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Why Feeling Like a Failure is a Good Thing

It's happened again. You feel like a failure. You thought you had kicked this mental habit, but the n
Why Feeling Like a Failure is a Good Thing
It’s happened again. You feel like a failure.
You thought you had kicked this mental habit, but the negative thinking is back.
I have something to tell you.
It’s OK. It really is. Everyone feels this way.
And I have a counterintuitive take on what it means to feel like a failure.
What if you actually need to feel this way from time to time?

My Life as a Failure
What does it mean to fail?
It’s subjective thing, isn’t it?
I’ve failed plenty of times in my life, and, for so long, I tried to push back against it. I didn’t fail! This wasn’t fair. If things had gone this way instead of that, I would have been just fine!
Whiny whine whine.
I’ve written countless blog posts that no one has ever seen. I’ve written terrible poetry that I then deleted and started over. I left my service term in the Peace Corps after eight months because I got too sick and was, essentially, set up to fail by an inept and bloated bureaucracy.
Still, I felt like a massive failure.
The Evolving Meaning of Failure
These examples just scratch the surface. Life is an endless stream of beautiful failures.
And as I failed more, I realized that failure has a deeper, more poignant meaning. Failure is actually really important.
I argue that it is necessary and, dare I say, very good indeed.
Because what happens when we fail?
We learn something.
I had to write countless failing blog posts and poems to find my voice. I had to go the Peace Corps to fail so that I could “finish my service” in Montana with AmeriCorps, which is where I met my wife. And it’s where I found myself and my calling–sharing mental health information with others.
If I had not failed in a big way in Guatemala, I never would have gotten on the right path to become a mental health advocate and social worker.
Failing is a corrective process; it puts you on the path that is right for you.
All Failures Can Be Used
Now I think, I NEED to fail, and I need to fail fast.
What do I mean? I mean that failures are data. They give me enhanced perspective. I can use these new data points to correct my course, to move on to a path that is healthier and more enjoyable.
This is what I do when I fail.
If I fail, I do a rapid assessment. What just happened? What did I learn from this? How am I feeling right now? Why am I feeling this way?
See, you have to embrace the failure. It’s completely possible to fail and not learn anything from it–to keep doing the things that you’ve always done. But what’s the value of doing that?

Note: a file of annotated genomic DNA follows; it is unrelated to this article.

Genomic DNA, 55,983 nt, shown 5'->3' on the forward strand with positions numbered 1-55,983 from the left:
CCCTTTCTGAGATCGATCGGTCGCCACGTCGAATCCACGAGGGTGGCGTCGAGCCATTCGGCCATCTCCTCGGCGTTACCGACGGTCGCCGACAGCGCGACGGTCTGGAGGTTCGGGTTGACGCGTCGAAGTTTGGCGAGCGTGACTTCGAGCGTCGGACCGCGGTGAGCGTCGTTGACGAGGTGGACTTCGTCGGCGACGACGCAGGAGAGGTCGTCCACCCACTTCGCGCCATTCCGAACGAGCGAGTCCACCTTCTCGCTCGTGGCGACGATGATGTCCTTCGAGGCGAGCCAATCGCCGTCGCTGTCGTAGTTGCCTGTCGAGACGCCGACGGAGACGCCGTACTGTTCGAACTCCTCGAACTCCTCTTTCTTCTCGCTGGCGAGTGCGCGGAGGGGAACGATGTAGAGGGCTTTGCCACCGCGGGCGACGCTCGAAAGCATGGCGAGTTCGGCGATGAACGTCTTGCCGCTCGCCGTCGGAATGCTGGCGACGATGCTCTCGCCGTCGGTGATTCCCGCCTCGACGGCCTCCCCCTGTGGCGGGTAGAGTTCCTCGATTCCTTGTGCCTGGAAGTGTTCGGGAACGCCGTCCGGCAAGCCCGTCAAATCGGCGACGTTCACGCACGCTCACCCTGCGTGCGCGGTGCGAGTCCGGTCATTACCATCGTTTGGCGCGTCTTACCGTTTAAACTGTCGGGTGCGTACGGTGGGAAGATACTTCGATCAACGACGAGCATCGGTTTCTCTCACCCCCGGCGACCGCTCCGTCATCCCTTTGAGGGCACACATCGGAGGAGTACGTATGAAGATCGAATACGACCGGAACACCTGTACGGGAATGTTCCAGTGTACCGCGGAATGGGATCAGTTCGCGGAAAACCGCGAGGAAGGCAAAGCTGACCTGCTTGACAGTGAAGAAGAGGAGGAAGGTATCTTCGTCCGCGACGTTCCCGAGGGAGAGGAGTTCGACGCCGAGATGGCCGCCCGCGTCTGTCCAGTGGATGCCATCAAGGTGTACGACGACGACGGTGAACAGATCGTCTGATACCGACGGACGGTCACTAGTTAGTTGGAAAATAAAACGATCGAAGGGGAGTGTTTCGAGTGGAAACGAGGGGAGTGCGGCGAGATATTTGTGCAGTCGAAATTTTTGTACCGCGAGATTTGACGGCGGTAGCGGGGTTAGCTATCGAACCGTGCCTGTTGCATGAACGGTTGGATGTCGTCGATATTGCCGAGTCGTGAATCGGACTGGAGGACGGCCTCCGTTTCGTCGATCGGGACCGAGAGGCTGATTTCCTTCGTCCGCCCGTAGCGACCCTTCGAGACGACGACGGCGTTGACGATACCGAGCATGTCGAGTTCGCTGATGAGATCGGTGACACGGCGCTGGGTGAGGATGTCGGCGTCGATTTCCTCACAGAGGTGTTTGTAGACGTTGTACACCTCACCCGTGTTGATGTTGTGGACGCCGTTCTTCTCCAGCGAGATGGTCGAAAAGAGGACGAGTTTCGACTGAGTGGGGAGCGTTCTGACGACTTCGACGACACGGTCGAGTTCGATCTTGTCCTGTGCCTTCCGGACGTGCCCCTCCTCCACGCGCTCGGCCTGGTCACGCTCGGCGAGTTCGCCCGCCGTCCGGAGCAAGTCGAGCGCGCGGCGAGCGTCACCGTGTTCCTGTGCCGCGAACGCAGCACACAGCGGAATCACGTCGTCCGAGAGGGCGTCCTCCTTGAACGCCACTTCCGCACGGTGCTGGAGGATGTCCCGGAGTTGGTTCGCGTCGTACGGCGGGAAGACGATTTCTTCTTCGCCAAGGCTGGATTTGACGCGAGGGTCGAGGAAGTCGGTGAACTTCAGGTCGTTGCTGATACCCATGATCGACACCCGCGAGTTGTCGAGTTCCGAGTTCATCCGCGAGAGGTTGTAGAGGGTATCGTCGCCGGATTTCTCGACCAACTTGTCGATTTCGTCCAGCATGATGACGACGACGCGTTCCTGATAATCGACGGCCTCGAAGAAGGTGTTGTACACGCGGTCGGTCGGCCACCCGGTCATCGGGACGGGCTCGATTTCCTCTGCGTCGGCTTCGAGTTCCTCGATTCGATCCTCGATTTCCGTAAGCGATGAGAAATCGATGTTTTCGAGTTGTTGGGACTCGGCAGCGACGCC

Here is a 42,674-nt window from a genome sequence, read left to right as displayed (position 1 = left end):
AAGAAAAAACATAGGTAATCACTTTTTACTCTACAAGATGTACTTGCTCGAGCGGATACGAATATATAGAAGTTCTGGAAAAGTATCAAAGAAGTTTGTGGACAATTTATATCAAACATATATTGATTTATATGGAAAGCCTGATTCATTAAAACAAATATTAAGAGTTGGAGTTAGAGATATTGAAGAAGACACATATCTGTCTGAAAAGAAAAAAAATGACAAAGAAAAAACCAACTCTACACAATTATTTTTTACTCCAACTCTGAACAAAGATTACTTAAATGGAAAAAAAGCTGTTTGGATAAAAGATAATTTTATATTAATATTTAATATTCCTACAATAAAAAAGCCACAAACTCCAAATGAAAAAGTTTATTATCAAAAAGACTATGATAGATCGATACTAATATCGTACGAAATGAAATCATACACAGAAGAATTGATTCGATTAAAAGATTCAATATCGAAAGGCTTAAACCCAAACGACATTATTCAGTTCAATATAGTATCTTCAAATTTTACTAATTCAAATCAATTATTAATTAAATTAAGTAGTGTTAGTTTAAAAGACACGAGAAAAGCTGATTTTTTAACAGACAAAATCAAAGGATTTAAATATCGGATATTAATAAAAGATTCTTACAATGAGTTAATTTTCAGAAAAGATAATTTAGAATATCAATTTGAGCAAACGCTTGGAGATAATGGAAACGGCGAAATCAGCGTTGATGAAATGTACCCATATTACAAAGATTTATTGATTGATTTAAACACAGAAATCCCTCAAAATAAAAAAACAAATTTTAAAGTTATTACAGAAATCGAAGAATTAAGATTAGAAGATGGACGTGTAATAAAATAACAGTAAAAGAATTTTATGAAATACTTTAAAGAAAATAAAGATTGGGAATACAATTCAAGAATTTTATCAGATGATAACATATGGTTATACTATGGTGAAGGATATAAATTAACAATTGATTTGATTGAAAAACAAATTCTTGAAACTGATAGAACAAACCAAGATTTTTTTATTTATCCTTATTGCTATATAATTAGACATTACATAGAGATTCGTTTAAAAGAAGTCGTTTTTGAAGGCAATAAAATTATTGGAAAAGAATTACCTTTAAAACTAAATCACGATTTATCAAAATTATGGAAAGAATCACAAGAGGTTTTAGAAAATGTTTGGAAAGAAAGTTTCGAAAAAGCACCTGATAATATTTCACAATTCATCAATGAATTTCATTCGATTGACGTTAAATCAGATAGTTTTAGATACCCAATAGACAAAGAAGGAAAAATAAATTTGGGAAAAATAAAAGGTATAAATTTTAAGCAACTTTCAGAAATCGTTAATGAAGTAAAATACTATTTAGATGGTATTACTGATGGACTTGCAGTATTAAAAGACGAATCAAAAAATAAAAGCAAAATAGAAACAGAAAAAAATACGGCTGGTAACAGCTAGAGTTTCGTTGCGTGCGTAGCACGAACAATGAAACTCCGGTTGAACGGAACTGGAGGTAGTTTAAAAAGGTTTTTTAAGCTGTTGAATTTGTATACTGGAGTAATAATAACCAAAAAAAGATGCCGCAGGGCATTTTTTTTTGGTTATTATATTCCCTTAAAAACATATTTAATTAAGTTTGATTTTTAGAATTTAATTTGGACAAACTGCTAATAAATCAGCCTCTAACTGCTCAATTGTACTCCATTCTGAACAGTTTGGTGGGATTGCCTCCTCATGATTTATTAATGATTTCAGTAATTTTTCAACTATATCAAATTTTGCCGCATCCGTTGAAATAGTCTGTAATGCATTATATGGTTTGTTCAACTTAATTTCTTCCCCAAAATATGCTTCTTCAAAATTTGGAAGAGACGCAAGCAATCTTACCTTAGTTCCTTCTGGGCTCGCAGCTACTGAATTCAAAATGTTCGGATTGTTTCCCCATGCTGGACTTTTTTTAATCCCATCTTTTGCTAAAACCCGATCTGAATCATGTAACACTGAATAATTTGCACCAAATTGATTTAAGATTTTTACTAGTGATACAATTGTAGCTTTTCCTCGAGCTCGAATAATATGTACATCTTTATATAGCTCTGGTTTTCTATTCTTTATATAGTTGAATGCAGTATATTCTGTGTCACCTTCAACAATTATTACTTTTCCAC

Failures are the best learning opportunities that you have.
What to Do When You Fail
Use the experience to your benefit. Not everyone is so fortunate. Some people go through their entire lives not failing at all–or, at least, avoiding failure as much as possible. But what this leads to is a boring life of mediocrity and complacency.
It is only through the failure journey that you learn who you are.
Next time you fail, try this.
Realize that failing is subjective–but the meaning you create afterwards is ALSO subjective.
You don’t have to let failure ruin your day, month, or year. You can learn something from it. If you approach failure with endless curiosity, you can create endless meaning. This is a process that gets easier the more you do it.
Know that you are in good company. The most ambitious people fail all of the time.
Everyone has to start somewhere. Do you think the best orators stood up one day and gave a first perfect, magical speech? Of course not.
Fail forward, my friend.
Failing doesn’t mean that you are transported back in time, although it might feel like that at times. Every time you fail, you do so with increased knowledge. You are not the same person with each passing failure. You have more self-awareness. You are wiser and stronger. Remember that.
Be the Best Failure You Can Be
I still don’t have it all figured out. I’m still failing all the time. The difference between my failures from years ago and my current failures is that I don’t let them stun me like they did when I was younger.
I still have writing that falls flat. But now I know to pick myself up faster and try something else.
If one thing doesn’t work, I’m a few data points closer to finding another thing that will.
Have you ever thought of failure in this beautiful, refreshing way?
Thank you for reading. Do you have a failure you’d like to share. Send me an email, and let’s talk about it.
Take Care,
Jordan Brown - Let's build a #MentalHealthMovement
You have so much to give.

Often, it's your limiting beliefs that are holding you back.

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